Gardaí have said a letter sent recently to an Irish politician falsely claiming that they were under suspicion for alleged sex offences against children, and purporting to have been sent by the Department of Justice and the European police agency Europol, was an extortion "scam".
The letter was sent to the unnamed politician in the west of Ireland in April this year, in the hope that the politician would make contact with the sender who would then attempt to get money from them, gardaí said.
Sgt Ber Leetch, of the crime prevention office at Henry Street Garda station, Limerick, said anyone who received similar correspondence could treat it as a "fake".
“I frequently give crime prevention advice on scams by phone, email, text etc, but it’s important to remember that letters by post are also used, and in this case a letter was sent to the office of a county councillor in the west of Ireland, it had the Department of Justice and Europol logos on it in an effort to make the document look official,” said Sgt Leetch.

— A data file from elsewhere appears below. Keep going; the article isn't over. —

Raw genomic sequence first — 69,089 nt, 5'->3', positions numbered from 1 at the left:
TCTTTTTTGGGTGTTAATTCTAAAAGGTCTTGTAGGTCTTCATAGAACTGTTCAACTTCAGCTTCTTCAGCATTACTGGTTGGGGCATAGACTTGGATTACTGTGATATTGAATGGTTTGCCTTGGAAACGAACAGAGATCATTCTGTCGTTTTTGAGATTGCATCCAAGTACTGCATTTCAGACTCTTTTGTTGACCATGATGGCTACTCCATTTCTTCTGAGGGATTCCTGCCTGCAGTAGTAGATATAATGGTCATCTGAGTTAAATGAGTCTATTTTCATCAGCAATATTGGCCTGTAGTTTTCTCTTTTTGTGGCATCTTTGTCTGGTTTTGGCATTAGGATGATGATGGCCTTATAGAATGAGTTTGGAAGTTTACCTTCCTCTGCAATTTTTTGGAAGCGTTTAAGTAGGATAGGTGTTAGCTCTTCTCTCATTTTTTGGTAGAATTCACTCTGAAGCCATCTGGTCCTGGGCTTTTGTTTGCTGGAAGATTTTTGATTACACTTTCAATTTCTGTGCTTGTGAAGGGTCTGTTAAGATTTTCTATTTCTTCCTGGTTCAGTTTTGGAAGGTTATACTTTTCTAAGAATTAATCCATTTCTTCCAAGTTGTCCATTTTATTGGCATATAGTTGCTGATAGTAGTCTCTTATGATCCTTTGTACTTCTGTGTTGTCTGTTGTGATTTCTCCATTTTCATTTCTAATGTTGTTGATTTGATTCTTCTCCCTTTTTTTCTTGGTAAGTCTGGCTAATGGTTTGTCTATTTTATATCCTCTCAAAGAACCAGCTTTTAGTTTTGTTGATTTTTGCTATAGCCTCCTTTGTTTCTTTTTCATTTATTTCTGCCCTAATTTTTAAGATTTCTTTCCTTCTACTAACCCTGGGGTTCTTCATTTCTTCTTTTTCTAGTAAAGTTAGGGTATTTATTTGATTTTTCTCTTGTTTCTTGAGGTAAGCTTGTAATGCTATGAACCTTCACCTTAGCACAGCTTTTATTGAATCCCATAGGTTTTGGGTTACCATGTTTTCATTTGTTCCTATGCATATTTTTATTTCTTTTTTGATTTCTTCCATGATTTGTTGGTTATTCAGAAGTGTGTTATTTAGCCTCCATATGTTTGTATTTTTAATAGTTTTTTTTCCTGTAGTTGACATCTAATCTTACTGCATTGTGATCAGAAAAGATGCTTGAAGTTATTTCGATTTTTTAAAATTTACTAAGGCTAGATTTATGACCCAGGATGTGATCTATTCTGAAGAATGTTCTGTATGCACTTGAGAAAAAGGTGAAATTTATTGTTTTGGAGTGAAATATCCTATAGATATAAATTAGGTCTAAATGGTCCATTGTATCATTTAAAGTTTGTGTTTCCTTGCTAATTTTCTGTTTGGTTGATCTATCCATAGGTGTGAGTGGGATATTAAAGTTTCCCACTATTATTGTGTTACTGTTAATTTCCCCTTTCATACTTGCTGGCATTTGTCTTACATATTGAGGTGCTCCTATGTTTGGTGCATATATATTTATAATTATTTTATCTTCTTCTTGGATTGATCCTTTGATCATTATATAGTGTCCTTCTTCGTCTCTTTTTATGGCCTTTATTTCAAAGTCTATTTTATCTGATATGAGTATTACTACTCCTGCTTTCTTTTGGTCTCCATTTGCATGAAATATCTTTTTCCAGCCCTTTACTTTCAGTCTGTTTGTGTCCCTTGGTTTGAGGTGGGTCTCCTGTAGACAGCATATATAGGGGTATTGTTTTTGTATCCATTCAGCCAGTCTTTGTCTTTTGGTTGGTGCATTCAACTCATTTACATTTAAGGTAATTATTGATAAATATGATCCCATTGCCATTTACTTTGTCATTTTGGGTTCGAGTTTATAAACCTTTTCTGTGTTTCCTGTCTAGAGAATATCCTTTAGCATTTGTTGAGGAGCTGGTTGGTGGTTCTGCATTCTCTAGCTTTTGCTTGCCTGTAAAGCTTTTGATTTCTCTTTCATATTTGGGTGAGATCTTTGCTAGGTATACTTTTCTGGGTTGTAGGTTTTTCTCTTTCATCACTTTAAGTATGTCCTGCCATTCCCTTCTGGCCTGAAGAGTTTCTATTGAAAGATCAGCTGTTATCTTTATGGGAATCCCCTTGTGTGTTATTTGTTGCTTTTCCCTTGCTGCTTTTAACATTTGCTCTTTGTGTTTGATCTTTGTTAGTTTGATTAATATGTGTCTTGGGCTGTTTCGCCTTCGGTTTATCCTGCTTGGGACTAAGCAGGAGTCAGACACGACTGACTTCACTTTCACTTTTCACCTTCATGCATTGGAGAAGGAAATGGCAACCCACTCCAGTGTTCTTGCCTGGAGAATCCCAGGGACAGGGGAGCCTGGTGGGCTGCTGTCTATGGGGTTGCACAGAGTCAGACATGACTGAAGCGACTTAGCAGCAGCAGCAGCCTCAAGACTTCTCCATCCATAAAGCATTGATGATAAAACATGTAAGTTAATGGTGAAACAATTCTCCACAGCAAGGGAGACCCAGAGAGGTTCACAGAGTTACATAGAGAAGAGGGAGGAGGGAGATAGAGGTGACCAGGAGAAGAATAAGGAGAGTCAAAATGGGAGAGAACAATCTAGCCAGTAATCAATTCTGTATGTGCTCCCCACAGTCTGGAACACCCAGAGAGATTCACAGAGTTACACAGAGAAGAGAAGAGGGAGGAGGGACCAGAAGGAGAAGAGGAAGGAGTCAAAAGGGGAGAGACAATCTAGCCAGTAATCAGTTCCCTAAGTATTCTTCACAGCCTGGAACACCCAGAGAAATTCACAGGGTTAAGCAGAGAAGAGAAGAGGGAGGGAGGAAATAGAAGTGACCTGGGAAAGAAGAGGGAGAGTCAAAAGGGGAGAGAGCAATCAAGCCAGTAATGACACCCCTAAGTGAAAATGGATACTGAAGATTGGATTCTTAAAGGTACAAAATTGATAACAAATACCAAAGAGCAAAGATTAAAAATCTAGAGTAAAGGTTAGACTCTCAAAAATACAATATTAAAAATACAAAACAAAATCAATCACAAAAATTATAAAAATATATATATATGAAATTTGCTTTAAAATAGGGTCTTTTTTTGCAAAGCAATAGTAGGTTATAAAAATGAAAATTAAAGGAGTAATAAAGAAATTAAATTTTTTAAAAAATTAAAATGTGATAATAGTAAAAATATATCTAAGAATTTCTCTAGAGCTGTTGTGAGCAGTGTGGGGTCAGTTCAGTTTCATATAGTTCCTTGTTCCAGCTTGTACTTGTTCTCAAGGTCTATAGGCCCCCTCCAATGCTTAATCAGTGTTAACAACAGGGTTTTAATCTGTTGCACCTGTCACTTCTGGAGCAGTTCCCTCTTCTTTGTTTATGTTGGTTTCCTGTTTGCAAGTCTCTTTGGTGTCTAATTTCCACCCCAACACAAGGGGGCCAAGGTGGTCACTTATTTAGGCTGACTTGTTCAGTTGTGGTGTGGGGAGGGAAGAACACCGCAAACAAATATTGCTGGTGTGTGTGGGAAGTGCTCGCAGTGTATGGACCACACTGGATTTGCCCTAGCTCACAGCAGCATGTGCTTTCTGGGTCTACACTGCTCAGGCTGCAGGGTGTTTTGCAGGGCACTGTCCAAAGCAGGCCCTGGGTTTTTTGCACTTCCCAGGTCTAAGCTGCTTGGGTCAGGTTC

“It claimed to be a ‘judicial summoning’ from the ‘head of the brigade for the protection of minors’ and accused the county councillor of having engaged in child pornography.
“The letter was sent to this councillor in an effort to get a reaction from him; the scammers hoped that he would contact them directly and once contact was made, the next step was probably to invite him to pay a fine or ransom,” Sgt Leetch said.
“Clearly, the scam failed as the councillor contacted local gardaí and they could reassure him that the letter or summons was a complete fake.”
Sgt Leetch advised: “Report any scam to gardaí, it gives me the opportunity to caution others.”